Going to see Anderson East is a spiritual experience like no other. People of all shapes, sizes, ages and creeds, are all brought together by their love of music. All in the same place, all hooked on every word, every note, every rhythm, every movement, and all finding a part of themselves in the music. It is inhibition and freedom at it’s best.
The muffled hum of those voices was shattered by the opening guitar riff and heady drum beats of George Jackson’s ‘Find ‘Em, Fool ‘Em and Forget ‘Em’, and the subdued audience was brought to life by the rawness and intensity of East’s voice. By the end of the first chorus, my mind and body was so utterly caught up in the soulfulness and rhythm of the music, and watching East’s guitarist Scotty Murray work his unique magic, that nothing else really mattered.
Despite an injury, East played an acoustic set of ‘Lying In Her Arms, the heartbreaking and subdued final track from his album Delilah, in which the words seem even painful for him to utter.
“You were the only one I holding/ And I was holding her close/ You were the only one I was thinking of/ Lying in her arms/ Throwing away our love/ Our love.”
Anderson then played what for me is my favourite song of his, and always will be: ‘What A Woman Wants To Hear’. It sums up East the best; both his lyricism and storytelling abilities as well as his ability to bend and weave his voice in and out of the emotions. One moment his voice is forceful, gravelly and raw, and the next it’s like velvet; almost as if he’s whispering to you alone;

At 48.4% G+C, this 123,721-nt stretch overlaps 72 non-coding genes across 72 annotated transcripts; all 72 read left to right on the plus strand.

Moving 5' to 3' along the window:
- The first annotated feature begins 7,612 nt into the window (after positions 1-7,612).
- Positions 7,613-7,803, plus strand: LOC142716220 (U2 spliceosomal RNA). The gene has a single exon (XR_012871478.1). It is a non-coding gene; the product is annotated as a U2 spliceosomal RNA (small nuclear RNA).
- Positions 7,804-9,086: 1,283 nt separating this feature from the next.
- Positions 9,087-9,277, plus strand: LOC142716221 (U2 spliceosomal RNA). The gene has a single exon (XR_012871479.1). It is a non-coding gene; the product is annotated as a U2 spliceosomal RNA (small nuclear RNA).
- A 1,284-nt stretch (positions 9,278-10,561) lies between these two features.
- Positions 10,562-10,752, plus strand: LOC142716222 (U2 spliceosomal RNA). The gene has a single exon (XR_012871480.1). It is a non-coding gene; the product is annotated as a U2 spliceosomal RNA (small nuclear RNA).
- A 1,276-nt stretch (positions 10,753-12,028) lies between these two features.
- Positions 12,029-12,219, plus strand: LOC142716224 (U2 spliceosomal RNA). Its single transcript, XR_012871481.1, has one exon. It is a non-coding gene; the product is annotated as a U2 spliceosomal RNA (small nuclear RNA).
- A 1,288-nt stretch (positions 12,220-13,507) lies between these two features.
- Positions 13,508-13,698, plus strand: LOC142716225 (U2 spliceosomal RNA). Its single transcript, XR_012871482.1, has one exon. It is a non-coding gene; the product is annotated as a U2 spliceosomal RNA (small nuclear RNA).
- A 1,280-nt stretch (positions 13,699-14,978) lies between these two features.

“Calico quilt and muscadine wine/ Silver moon, candlelights/ Pretty little girl, come here/ I want to tell you what a woman, tell you what a woman wants to hear.”
There were moments in the set when an unspoken yearning and longing took hold of the room. A wanting and needing for the music to somehow become more than it could.
We were lucky enough to hear a brand new song, ‘Learning’ from Southern Family, a compilation album produced by Dave Cobb, featuring East and a whole host of other talented musicians. ‘Learning’ is about East’s Father; how he’s shaped him into the he is today. “My father was always there, and so supportive. If I showed interest in something, he was there to add something to it: to take me to baseball games, or coach little league. And he bought me my first guitar.” Hearing the song live is a completely different experience. East and his band gave it all they had, evoking the spirit of Otis Reading at times but always being smart and sensitive enough to pull back when the lyrics and emotion called for it.
Whether on tape or on stage it is quite clear that East feels everything. There’s no bullshitting or phoning it in. Every bit of his being is put into that one moment of emotion in a song. Even with a broken collarbone, he danced and gave it his all for the audience, and hopefully we gave him something back too.
Find ‘Em, Fool ‘Em and Forget ‘Em
Always Be My Baby (Mariah Carey cover)
Keep the Fire Burning
What A Woman Wants To Hear
Lying In Her Arms
Rebel, Rebel (David Bowie cover)
Devil In Me
All I’ll Ever Need
Knock On Wood